WashPost: Amazon Reconsiders NYC HQ Over Local Opposition

WashPost: Amazon Reconsiders NYC HQ Over Local Opposition

"Unlike in Virginia-where elected leaders quickly passed an incentive package for a separate headquarters facility-final approval from NY state is not expected until 2020".

Amazon is re-evaluating its decision to build a campus in New York City, The Washington Post reported on Friday, citing two anonymous sources.

The Washington Post (owned by Amazon CEO Jeff Bezos) reported on Friday that the company is "reconsidering" its plan to place an office facility for up to 25,000 employees in Long Island City, Queens. A smaller project in Nashville, Tennessee, is expected to create 5,000 new jobs.

"If the Amazon deal falls apart, they will have nobody to blame but themselves", he said in a statement.

"Whether it's building a pipeline of local jobs through workforce training or funding computer science classes for thousands of New York City students, we are working hard to demonstrate what kind of neighbor we will be", the statement read.

Basically, the whole thing could be summed up as "nice Amazon deal, New York".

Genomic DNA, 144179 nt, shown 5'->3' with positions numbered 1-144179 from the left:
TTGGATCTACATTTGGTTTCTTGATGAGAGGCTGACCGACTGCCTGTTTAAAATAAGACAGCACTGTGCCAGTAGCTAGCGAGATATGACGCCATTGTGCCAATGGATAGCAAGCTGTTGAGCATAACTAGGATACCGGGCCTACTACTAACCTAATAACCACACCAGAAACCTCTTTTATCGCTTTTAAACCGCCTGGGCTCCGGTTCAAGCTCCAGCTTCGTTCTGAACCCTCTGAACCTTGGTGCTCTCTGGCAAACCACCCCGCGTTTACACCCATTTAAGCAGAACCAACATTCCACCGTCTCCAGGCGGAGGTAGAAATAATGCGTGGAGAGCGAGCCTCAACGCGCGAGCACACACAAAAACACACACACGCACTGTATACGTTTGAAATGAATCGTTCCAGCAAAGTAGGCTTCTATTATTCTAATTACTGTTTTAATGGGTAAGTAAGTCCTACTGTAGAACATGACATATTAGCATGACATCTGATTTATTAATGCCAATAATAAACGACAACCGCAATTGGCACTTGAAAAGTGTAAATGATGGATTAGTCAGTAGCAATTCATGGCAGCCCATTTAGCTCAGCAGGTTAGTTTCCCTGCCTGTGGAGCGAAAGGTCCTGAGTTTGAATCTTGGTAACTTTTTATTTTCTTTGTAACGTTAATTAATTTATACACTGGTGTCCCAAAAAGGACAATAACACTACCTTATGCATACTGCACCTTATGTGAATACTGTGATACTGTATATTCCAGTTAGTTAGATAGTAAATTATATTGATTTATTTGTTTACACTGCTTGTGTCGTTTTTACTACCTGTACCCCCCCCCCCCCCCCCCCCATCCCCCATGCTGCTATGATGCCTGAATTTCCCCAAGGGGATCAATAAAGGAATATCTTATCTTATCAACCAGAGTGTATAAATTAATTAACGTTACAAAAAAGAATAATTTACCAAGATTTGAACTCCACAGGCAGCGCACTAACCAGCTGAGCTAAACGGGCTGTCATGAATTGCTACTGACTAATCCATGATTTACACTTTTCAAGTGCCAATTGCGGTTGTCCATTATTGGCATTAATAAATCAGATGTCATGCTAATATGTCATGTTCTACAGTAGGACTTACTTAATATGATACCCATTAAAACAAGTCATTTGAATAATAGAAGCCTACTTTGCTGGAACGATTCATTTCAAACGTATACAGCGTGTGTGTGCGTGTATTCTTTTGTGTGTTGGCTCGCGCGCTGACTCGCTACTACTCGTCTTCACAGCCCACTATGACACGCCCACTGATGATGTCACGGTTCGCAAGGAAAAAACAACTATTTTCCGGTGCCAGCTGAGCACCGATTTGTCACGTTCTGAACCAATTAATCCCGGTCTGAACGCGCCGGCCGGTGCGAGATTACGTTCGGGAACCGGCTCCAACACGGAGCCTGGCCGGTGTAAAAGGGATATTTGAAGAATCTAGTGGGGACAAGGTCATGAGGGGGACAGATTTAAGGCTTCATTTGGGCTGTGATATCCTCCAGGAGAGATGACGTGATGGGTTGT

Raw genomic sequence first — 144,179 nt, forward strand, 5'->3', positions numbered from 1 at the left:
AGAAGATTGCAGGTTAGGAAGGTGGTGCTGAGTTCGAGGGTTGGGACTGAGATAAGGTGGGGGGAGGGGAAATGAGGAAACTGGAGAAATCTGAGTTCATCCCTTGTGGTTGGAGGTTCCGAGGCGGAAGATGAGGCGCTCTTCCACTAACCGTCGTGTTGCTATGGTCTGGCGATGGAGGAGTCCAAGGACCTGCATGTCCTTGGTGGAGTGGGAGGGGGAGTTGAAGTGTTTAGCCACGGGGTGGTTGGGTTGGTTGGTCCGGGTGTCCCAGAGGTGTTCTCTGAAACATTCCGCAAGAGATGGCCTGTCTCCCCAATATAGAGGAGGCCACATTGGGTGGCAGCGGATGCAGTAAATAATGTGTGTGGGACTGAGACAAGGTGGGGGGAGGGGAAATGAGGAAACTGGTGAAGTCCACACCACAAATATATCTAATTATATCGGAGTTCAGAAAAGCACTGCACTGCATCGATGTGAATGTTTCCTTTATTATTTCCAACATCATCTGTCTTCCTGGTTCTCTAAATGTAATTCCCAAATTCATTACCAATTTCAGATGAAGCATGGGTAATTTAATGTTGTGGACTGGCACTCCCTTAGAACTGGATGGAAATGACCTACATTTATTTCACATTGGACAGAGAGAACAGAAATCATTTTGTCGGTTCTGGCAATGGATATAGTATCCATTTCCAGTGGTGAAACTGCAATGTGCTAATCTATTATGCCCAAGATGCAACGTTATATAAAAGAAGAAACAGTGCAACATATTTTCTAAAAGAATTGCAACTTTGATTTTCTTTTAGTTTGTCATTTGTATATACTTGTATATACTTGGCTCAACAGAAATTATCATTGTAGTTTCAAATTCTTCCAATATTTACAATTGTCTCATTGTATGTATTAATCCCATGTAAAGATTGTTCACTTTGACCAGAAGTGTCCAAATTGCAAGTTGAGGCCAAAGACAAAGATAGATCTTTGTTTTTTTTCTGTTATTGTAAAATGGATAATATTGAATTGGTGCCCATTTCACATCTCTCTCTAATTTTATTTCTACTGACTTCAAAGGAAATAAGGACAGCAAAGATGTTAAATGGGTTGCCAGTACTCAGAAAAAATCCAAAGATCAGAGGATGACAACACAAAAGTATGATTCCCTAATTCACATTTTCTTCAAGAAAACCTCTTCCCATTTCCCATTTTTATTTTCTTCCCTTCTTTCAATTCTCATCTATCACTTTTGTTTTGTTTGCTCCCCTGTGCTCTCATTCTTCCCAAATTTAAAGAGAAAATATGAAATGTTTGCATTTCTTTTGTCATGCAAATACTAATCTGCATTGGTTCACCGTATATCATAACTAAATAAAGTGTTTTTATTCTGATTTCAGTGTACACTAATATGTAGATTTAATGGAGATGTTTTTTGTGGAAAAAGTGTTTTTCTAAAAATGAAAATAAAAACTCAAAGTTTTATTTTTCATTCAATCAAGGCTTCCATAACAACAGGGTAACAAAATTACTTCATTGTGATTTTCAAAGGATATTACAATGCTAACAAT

The biggest threat to Amazon's LIC headquarters came when the New York State Senate appointed Gianaris to the Public Authorities Control Board, which will preside over approval of Amazon's development plan.

Amazon has been derided by some NY politicians, who have been critical of the project and its almost $2 billion in incentives cities agreed to provide in exchange for an estimated 25,000 well-paid jobs. One point of contention could be Amazon's opposition to labor unions.

"It is outrageous that Amazon is now essentially threatening New York City taxpayers to pay for its new headquarters or else it will leave town", said Marc Perrone, the president of the United Food and Commercial Workers International Union, which is trying to unionize Amazon's New York warehouse workers through its branch, the Retail Wholesale and Department Store Union.

"I don't think, in the end, there's a lot of public servants want to be responsible for losing 25,000 to 40,000 jobs", de Blasio said. But the only South Side site to which the Amazon team returned for multiple site visits was the South Loop mega-site known as "the 78".

NY Congresswoman Alexandria Ocasio-Cortez took to Twitter Friday to comment on the reports.

It's likely the change of heart has to do with the intense backlash against the idea from New York City residents. Michael Gianaris, whose district includes the proposed site-and who is an outspoken critic of the $3 billion in state and local tax breaks and subsidies Cuomo and Mayor Bill de Blasio proffered to Amazon.

Critics also say the project would drive up rent and tax New York's already troubled transit system.

They've questioned whether its "worth it" to build the campus if NY politicians are opposed, one source told the Post. What benefit the company would actually get was unclear.